The cruel irony couldn’t be more obvious: Netflix is profiting off the nostalgia for Blockbuster’s video rental stores. The streaming platform, regarded by some as responsible for the death of the movie rental business model, just premiered a comedy series set in the last remaining Blockbuster in the world. Simply titled Blockbuster, the show is inspired on the true story of the establishment in Bend, Oregon, that in 2019 became the company’s last franchise in the world, a story that previously inspired the documentary The Last Blockbuster (2020), which was the fourth most watched content on Netflix during the spring of 2021 in the United States.
Starring Randall Park and Melissa Fumero, Blockbuster explores with humor its own contradictory nature from episode one, with a customer going to the store to complain about Netflix’s algorithm, which was recommending the kind of shows that his ex-girlfriend, with whom he shared his account, used to like, even though she had just left him. The manager and employees immediately get to work searching and recommending the most appropriate movies to overcome a breakup, like Eternal Sunshine of the Spotless Mind or Midsommar.
Beyond the occasional winks, however, the stories here are not by any means incisive towards the new forms of consumption, nor do they have much to do with cinema. In that sense, Blockbuster is faithful to the conclusions drawn by the documentary, expressed by one of the company’s vice presidents: that nostalgia for the franchise has to do with the whole experience surrounding the ritual of going there to pick a movie, or the fixation of those who were children at the time with the brand, the stores and the colors, as characteristic as those of McDonald’s or Burger King.
It is in fact the documentary the one that questions, with much more malice, the role played by the company in the cinematographic culture of its time and in the very field which it now symbolizes. Blockbuster, which came to have more than 9,000 stores (5,000 of them in the United States alone) and which, at its peak, opened one every 17 hours, developed monopolistic practices against other video stores that could hardly be considered good for competition, and whose owners were invited to become Blockbuster franchisees or face the consequences of having one across the street.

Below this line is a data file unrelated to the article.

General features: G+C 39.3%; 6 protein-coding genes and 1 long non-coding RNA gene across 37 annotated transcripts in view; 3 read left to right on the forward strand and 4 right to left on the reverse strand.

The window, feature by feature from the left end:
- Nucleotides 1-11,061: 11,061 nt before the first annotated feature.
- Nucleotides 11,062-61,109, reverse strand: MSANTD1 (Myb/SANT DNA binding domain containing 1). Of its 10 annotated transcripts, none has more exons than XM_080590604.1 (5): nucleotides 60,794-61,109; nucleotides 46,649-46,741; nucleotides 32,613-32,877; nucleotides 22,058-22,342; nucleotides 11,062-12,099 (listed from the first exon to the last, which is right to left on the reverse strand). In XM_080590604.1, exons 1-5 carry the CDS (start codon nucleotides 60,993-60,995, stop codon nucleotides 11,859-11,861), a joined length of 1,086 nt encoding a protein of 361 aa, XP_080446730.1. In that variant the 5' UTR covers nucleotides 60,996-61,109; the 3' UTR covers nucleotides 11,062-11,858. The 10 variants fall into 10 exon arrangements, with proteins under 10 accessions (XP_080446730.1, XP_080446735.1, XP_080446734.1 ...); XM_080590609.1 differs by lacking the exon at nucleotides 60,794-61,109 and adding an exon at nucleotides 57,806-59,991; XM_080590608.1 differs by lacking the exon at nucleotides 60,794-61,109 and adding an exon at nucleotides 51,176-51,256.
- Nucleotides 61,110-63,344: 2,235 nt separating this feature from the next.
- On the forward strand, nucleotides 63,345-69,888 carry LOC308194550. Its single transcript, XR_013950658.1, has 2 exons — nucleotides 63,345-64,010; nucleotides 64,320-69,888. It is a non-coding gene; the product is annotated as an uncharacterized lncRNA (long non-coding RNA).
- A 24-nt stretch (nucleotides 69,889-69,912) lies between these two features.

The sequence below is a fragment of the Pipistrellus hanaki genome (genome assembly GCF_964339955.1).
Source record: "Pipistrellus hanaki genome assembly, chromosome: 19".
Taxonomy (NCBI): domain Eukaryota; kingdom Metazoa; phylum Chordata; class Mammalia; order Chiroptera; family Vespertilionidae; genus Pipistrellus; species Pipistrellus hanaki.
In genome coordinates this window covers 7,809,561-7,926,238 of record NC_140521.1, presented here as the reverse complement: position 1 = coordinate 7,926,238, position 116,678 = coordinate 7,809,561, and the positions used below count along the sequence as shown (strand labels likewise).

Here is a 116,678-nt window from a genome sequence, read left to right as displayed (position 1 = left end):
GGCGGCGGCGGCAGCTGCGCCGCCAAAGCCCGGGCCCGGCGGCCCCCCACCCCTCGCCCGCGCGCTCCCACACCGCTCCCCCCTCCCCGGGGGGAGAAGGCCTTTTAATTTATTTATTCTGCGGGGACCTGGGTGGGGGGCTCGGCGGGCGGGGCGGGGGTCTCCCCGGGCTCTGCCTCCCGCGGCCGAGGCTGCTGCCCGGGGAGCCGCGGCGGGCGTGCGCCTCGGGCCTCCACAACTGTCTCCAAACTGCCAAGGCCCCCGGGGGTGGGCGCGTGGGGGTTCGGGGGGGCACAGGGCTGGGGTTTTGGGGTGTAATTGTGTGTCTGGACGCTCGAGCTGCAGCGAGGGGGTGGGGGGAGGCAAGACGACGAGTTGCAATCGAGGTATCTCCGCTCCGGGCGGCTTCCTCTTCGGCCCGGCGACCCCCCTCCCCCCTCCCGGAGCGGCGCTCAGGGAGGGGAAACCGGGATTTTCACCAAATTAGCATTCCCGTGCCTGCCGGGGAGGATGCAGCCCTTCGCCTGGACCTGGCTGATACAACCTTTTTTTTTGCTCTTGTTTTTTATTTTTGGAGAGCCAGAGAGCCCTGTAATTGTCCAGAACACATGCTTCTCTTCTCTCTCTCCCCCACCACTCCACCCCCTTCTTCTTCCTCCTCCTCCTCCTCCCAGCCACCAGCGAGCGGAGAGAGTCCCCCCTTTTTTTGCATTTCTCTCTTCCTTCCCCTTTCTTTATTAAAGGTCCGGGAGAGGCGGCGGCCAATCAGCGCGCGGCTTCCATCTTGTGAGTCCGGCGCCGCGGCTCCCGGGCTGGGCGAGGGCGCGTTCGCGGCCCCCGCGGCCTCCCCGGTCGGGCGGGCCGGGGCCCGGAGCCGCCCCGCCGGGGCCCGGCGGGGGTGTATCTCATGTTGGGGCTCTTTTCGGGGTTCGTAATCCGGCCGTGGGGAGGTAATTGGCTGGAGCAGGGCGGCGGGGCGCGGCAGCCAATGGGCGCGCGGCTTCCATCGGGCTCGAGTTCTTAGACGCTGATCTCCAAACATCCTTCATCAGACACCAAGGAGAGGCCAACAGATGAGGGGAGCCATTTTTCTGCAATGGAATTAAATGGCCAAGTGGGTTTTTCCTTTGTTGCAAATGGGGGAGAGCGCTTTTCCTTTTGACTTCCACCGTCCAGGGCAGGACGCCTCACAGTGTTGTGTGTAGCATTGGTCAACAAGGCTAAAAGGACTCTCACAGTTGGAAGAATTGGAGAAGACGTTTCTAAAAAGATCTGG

“Blockbuster was the enemy, it crushed the neighborhood video stores,” says José Fernández Riveiro, author of Rebobinando: El libro de la generación del videoclub (Rewinding: The book of the video store generation), published this year, where he explores everything that surrounded the video store phenomenon in the 1980s and 1990s, the circumstances it generated and its impact on the film industry – like the proliferation of false sequels or imitations (such as the Italian Alien 2: On Earth, from 1980, or Star Crash from 1978). “Additionally, directors like Sam Raimi, with his Evil Dead trilogy, or Peter Jackson with Bad Taste and Braindead, made a career thanks to that culture, because, due to the video stores, the presence of their films in home-viewing format lasted much longer,” explains the writer.
It was a culture that clashed squarely with the policies of a giant like Blockbuster: its decision not to offer titles for viewers over 17 years of age had a huge influence on the studios, which had to be cautious when it came to producing films that might not make it to the most important rental space in the world. In The Last Blockbuster, Lloyd Kaufman, co-founder of Troma Entertainment and director of The Toxic Avenger (1984) – the quintessential video store fodder – claims to have requested a meeting with Blockbuster executives to ask them to carry his films, only to be faced with ridicule: “They were rude, they were scumbags, they had no respect,” he said, referring to their logo as the “greatest American symbol of true monopoly.”